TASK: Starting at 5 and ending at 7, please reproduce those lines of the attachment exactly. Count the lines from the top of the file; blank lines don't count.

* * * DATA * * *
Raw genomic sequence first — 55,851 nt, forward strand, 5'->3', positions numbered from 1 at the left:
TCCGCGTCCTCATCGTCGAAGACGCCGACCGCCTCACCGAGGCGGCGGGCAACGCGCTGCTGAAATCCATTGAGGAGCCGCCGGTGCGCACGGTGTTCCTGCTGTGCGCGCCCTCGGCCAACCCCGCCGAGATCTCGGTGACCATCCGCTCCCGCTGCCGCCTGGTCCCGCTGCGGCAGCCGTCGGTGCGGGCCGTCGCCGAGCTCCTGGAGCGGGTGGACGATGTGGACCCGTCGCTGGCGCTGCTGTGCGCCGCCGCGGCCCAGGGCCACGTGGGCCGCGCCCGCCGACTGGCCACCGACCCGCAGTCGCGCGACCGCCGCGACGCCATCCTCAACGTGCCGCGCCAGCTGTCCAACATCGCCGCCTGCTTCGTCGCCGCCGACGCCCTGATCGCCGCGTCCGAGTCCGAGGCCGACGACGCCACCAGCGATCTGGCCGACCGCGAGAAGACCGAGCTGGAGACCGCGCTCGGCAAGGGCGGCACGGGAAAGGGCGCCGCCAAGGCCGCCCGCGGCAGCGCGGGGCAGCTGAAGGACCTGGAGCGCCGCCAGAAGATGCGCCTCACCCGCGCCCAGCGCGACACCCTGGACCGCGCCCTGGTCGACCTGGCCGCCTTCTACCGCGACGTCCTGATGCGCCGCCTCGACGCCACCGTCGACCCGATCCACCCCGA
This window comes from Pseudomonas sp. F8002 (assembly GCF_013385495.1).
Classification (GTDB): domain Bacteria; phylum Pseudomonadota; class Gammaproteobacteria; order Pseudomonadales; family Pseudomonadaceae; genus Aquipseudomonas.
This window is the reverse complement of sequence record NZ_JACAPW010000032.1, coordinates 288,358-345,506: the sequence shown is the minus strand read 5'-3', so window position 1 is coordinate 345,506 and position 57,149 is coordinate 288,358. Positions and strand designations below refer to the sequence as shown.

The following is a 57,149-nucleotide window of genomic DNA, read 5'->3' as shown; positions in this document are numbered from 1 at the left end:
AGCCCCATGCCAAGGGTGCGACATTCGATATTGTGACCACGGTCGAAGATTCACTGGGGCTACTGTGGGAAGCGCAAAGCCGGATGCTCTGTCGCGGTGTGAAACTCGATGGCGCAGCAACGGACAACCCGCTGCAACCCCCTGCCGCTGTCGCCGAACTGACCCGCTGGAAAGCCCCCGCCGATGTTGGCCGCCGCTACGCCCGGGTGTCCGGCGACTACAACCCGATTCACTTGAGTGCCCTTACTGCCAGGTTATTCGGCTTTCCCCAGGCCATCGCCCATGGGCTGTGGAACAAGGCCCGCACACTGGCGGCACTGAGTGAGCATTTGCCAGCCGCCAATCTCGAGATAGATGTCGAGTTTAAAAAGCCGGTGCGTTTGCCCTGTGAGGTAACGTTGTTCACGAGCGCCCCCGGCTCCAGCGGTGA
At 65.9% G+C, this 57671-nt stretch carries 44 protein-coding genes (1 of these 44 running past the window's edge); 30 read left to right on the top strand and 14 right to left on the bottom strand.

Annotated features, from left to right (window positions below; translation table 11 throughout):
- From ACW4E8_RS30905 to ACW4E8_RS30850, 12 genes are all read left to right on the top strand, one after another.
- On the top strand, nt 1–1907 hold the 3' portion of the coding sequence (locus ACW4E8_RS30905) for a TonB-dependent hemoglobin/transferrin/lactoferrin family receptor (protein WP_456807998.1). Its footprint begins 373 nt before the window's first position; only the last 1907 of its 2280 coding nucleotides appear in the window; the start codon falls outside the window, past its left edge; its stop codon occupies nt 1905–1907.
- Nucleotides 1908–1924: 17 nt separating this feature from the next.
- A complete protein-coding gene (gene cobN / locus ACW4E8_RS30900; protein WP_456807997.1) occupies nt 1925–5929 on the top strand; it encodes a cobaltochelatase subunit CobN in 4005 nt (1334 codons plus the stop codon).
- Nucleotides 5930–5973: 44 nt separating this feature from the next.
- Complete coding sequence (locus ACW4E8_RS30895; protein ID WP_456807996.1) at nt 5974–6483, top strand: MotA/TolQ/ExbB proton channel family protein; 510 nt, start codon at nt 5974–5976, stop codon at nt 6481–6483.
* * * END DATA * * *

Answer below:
This window is the reverse complement of sequence record NZ_JACAPW010000032.1, coordinates 288,358-345,506: the sequence shown is the minus strand read 5'-3', so window position 1 is coordinate 345,506 and position 57,149 is coordinate 288,358. Positions and strand designations below refer to the sequence as shown.

The following is a 57,149-nucleotide window of genomic DNA, read 5'->3' as shown; positions in this document are numbered from 1 at the left end:
AGCCCCATGCCAAGGGTGCGACATTCGATATTGTGACCACGGTCGAAGATTCACTGGGGCTACTGTGGGAAGCGCAAAGCCGGATGCTCTGTCGCGGTGTGAAACTCGATGGCGCAGCAACGGACAACCCGCTGCAACCCCCTGCCGCTGTCGCCGAACTGACCCGCTGGAAAGCCCCCGCCGATGTTGGCCGCCGCTACGCCCGGGTGTCCGGCGACTACAACCCGATTCACTTGAGTGCCCTTACTGCCAGGTTATTCGGCTTTCCCCAGGCCATCGCCCATGGGCTGTGGAACAAGGCCCGCACACTGGCGGCACTGAGTGAGCATTTGCCAGCCGCCAATCTCGAGATAGATGTCGAGTTTAAAAAGCCGGTGCGTTTGCCCTGTGAGGTAACGTTGTTCACGAGCGCCCCCGGCTCCAGCGGTGA